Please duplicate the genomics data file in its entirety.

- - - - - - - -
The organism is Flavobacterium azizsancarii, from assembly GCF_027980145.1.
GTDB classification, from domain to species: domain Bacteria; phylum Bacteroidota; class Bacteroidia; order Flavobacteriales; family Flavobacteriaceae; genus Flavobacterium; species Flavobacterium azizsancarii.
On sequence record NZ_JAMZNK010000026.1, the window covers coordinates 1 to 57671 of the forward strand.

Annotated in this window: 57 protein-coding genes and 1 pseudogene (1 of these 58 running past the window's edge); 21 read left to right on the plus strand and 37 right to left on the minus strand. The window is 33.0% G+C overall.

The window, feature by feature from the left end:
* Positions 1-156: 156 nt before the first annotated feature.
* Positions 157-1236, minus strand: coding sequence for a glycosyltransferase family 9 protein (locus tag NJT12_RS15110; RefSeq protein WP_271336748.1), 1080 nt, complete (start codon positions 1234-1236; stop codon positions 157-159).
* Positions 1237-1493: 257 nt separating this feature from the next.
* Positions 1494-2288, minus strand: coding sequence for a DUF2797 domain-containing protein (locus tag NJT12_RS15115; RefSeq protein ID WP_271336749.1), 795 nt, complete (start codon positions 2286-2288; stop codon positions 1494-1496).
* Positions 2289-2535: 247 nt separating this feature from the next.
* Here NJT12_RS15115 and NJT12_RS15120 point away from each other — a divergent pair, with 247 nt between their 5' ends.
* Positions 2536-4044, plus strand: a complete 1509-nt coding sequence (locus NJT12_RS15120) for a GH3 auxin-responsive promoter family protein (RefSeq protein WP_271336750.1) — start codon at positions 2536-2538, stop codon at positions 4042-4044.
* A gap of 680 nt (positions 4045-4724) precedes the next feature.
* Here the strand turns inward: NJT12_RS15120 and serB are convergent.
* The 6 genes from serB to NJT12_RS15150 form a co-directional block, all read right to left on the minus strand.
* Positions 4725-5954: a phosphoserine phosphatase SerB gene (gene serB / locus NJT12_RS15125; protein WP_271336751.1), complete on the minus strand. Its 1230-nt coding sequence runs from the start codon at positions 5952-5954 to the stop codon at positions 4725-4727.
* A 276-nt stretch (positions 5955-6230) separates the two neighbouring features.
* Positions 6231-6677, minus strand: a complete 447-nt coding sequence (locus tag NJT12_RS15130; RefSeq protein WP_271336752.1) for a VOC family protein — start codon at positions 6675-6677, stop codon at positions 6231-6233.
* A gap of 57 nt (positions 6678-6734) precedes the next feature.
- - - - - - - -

The organism is Flavobacterium azizsancarii, from assembly GCF_027980145.1.
GTDB classification, from domain to species: domain Bacteria; phylum Bacteroidota; class Bacteroidia; order Flavobacteriales; family Flavobacteriaceae; genus Flavobacterium; species Flavobacterium azizsancarii.
On sequence record NZ_JAMZNK010000026.1, the window covers coordinates 1 to 57671 of the forward strand.

Annotated in this window: 57 protein-coding genes and 1 pseudogene (1 of these 58 running past the window's edge); 21 read left to right on the plus strand and 37 right to left on the minus strand. The window is 33.0% G+C overall.

The window, feature by feature from the left end:
* Positions 1-156: 156 nt before the first annotated feature.
* Positions 157-1236, minus strand: coding sequence for a glycosyltransferase family 9 protein (locus tag NJT12_RS15110; RefSeq protein WP_271336748.1), 1080 nt, complete (start codon positions 1234-1236; stop codon positions 157-159).
* Positions 1237-1493: 257 nt separating this feature from the next.
* Positions 1494-2288, minus strand: coding sequence for a DUF2797 domain-containing protein (locus tag NJT12_RS15115; RefSeq protein ID WP_271336749.1), 795 nt, complete (start codon positions 2286-2288; stop codon positions 1494-1496).
* Positions 2289-2535: 247 nt separating this feature from the next.
* Here NJT12_RS15115 and NJT12_RS15120 point away from each other — a divergent pair, with 247 nt between their 5' ends.
* Positions 2536-4044, plus strand: a complete 1509-nt coding sequence (locus NJT12_RS15120) for a GH3 auxin-responsive promoter family protein (RefSeq protein WP_271336750.1) — start codon at positions 2536-2538, stop codon at positions 4042-4044.
* A gap of 680 nt (positions 4045-4724) precedes the next feature.
* Here the strand turns inward: NJT12_RS15120 and serB are convergent.
* The 6 genes from serB to NJT12_RS15150 form a co-directional block, all read right to left on the minus strand.
* Positions 4725-5954: a phosphoserine phosphatase SerB gene (gene serB / locus NJT12_RS15125; protein WP_271336751.1), complete on the minus strand. Its 1230-nt coding sequence runs from the start codon at positions 5952-5954 to the stop codon at positions 4725-4727.
* A 276-nt stretch (positions 5955-6230) separates the two neighbouring features.
* Positions 6231-6677, minus strand: a complete 447-nt coding sequence (locus tag NJT12_RS15130; RefSeq protein WP_271336752.1) for a VOC family protein — start codon at positions 6675-6677, stop codon at positions 6231-6233.
* A gap of 57 nt (positions 6678-6734) precedes the next feature.